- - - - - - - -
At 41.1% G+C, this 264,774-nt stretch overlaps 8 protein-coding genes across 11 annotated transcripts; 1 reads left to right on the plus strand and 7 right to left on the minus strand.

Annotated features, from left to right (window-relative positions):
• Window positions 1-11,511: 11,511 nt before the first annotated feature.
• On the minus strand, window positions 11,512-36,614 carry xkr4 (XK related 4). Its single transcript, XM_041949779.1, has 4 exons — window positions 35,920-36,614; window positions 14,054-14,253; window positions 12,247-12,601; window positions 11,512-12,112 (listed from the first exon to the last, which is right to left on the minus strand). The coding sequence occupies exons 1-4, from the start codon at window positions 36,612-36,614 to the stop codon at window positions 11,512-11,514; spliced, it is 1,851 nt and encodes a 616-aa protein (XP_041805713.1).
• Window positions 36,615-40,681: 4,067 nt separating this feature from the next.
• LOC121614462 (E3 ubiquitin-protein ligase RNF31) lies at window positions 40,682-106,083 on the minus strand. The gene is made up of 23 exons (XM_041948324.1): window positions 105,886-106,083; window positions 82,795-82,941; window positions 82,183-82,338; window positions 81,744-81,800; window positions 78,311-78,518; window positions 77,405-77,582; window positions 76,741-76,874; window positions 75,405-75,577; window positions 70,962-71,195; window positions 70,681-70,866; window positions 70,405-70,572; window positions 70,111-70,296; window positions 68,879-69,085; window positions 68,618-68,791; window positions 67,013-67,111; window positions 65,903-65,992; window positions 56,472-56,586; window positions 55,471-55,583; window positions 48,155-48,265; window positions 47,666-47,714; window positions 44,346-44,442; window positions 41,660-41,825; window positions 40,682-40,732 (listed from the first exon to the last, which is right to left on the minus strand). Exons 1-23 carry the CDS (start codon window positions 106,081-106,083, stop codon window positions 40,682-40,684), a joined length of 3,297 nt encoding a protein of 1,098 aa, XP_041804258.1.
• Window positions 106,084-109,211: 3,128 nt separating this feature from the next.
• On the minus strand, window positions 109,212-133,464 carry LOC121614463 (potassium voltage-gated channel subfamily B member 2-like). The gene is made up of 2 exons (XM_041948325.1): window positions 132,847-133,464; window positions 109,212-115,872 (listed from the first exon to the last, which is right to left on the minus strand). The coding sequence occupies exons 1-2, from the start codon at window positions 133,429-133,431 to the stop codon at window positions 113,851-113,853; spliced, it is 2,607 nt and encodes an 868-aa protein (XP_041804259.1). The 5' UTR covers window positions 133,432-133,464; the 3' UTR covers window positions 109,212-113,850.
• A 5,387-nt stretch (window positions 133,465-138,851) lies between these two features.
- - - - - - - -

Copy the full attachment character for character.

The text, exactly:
At 41.1% G+C, this 264,774-nt stretch overlaps 8 protein-coding genes across 11 annotated transcripts; 1 reads left to right on the plus strand and 7 right to left on the minus strand.

Annotated features, from left to right (window-relative positions):
• Window positions 1-11,511: 11,511 nt before the first annotated feature.
• On the minus strand, window positions 11,512-36,614 carry xkr4 (XK related 4). Its single transcript, XM_041949779.1, has 4 exons — window positions 35,920-36,614; window positions 14,054-14,253; window positions 12,247-12,601; window positions 11,512-12,112 (listed from the first exon to the last, which is right to left on the minus strand). The coding sequence occupies exons 1-4, from the start codon at window positions 36,612-36,614 to the stop codon at window positions 11,512-11,514; spliced, it is 1,851 nt and encodes a 616-aa protein (XP_041805713.1).
• Window positions 36,615-40,681: 4,067 nt separating this feature from the next.
• LOC121614462 (E3 ubiquitin-protein ligase RNF31) lies at window positions 40,682-106,083 on the minus strand. The gene is made up of 23 exons (XM_041948324.1): window positions 105,886-106,083; window positions 82,795-82,941; window positions 82,183-82,338; window positions 81,744-81,800; window positions 78,311-78,518; window positions 77,405-77,582; window positions 76,741-76,874; window positions 75,405-75,577; window positions 70,962-71,195; window positions 70,681-70,866; window positions 70,405-70,572; window positions 70,111-70,296; window positions 68,879-69,085; window positions 68,618-68,791; window positions 67,013-67,111; window positions 65,903-65,992; window positions 56,472-56,586; window positions 55,471-55,583; window positions 48,155-48,265; window positions 47,666-47,714; window positions 44,346-44,442; window positions 41,660-41,825; window positions 40,682-40,732 (listed from the first exon to the last, which is right to left on the minus strand). Exons 1-23 carry the CDS (start codon window positions 106,081-106,083, stop codon window positions 40,682-40,684), a joined length of 3,297 nt encoding a protein of 1,098 aa, XP_041804258.1.
• Window positions 106,084-109,211: 3,128 nt separating this feature from the next.
• On the minus strand, window positions 109,212-133,464 carry LOC121614463 (potassium voltage-gated channel subfamily B member 2-like). The gene is made up of 2 exons (XM_041948325.1): window positions 132,847-133,464; window positions 109,212-115,872 (listed from the first exon to the last, which is right to left on the minus strand). The coding sequence occupies exons 1-2, from the start codon at window positions 133,429-133,431 to the stop codon at window positions 113,851-113,853; spliced, it is 2,607 nt and encodes an 868-aa protein (XP_041804259.1). The 5' UTR covers window positions 133,432-133,464; the 3' UTR covers window positions 109,212-113,850.
• A 5,387-nt stretch (window positions 133,465-138,851) lies between these two features.